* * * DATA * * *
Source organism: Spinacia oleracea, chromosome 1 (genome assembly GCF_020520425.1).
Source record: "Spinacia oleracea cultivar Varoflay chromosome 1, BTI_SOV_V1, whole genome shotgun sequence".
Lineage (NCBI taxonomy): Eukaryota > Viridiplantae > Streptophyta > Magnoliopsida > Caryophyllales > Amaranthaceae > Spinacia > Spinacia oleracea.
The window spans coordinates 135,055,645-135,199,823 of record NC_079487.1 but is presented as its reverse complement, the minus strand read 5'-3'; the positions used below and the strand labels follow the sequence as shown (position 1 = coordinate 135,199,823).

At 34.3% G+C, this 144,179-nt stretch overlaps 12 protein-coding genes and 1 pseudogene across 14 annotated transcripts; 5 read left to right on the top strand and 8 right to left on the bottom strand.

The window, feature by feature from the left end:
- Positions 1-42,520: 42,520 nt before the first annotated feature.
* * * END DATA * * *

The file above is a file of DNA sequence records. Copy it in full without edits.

Source organism: Spinacia oleracea, chromosome 1 (genome assembly GCF_020520425.1).
Source record: "Spinacia oleracea cultivar Varoflay chromosome 1, BTI_SOV_V1, whole genome shotgun sequence".
Lineage (NCBI taxonomy): Eukaryota > Viridiplantae > Streptophyta > Magnoliopsida > Caryophyllales > Amaranthaceae > Spinacia > Spinacia oleracea.
The window spans coordinates 135,055,645-135,199,823 of record NC_079487.1 but is presented as its reverse complement, the minus strand read 5'-3'; the positions used below and the strand labels follow the sequence as shown (position 1 = coordinate 135,199,823).

At 34.3% G+C, this 144,179-nt stretch overlaps 12 protein-coding genes and 1 pseudogene across 14 annotated transcripts; 5 read left to right on the top strand and 8 right to left on the bottom strand.

The window, feature by feature from the left end:
- Positions 1-42,520: 42,520 nt before the first annotated feature.